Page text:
I bought a Lenovo laptop from laptopsdirect.co.uk in January this year. It stopped working in April and I contacted the retailer on 30 April. Initially laptopsdirect tried to deny responsibility and to send me to the manufacturer, but I asserted that my contract was with the retailer. It then agreed to accept return of the laptop and sent me a message on 19 May asking me to return the item "via recorded courier, we can't be held responsible for goods lost or damaged in transit before they reach us". I packaged the item well and returned it on 28 May 2014 at a cost of £27.60 via a recorded and insured delivery service. On 9 July laptopsdirect told me that the manufacturer was waiting for a part to repair the laptop. On 5 August it left me a phone message saying that it was refunding me, but offered no explanation of why the laptop could not be repaired or replaced. The refund of the price of the item hit my bank account on 7 August. Delivery was not refunded. I emailed on 10 August to ask it to explain its phone message. I didn't get a satisfactory explanation of why it had refunded me rather than repairing or replacing. On 14 August I emailed asking for a refund of the £27.60 that it had cost me to return the faulty laptop. This £27.60 is the disputed matter. I have given laptopsdirect ample opportunities to settle this but they have been met with poor excuses or silence. Citizens Advice has told me that the courier cost is classed as 'consequential losses' and would need to be pursued through the civil courts.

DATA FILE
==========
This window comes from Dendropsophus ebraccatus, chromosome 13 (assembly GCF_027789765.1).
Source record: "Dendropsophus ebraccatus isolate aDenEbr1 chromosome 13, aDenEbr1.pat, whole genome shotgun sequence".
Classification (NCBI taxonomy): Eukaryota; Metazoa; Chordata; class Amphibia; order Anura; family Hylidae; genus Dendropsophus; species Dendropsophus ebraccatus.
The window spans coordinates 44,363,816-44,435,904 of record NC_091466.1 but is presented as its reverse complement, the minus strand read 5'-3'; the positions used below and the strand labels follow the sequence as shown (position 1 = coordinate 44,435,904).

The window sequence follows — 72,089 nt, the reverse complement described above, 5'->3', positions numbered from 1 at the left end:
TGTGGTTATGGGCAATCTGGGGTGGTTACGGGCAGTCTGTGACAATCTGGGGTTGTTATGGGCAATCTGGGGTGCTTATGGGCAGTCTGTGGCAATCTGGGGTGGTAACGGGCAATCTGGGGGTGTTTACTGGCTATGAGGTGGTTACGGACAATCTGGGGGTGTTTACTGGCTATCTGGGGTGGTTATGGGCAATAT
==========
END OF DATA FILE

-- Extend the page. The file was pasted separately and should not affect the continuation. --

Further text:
If you look through the various questions and answers already given in this forum, I am sure you will find the answer. FE has given very detailed information and links to official sites concerning this matter.
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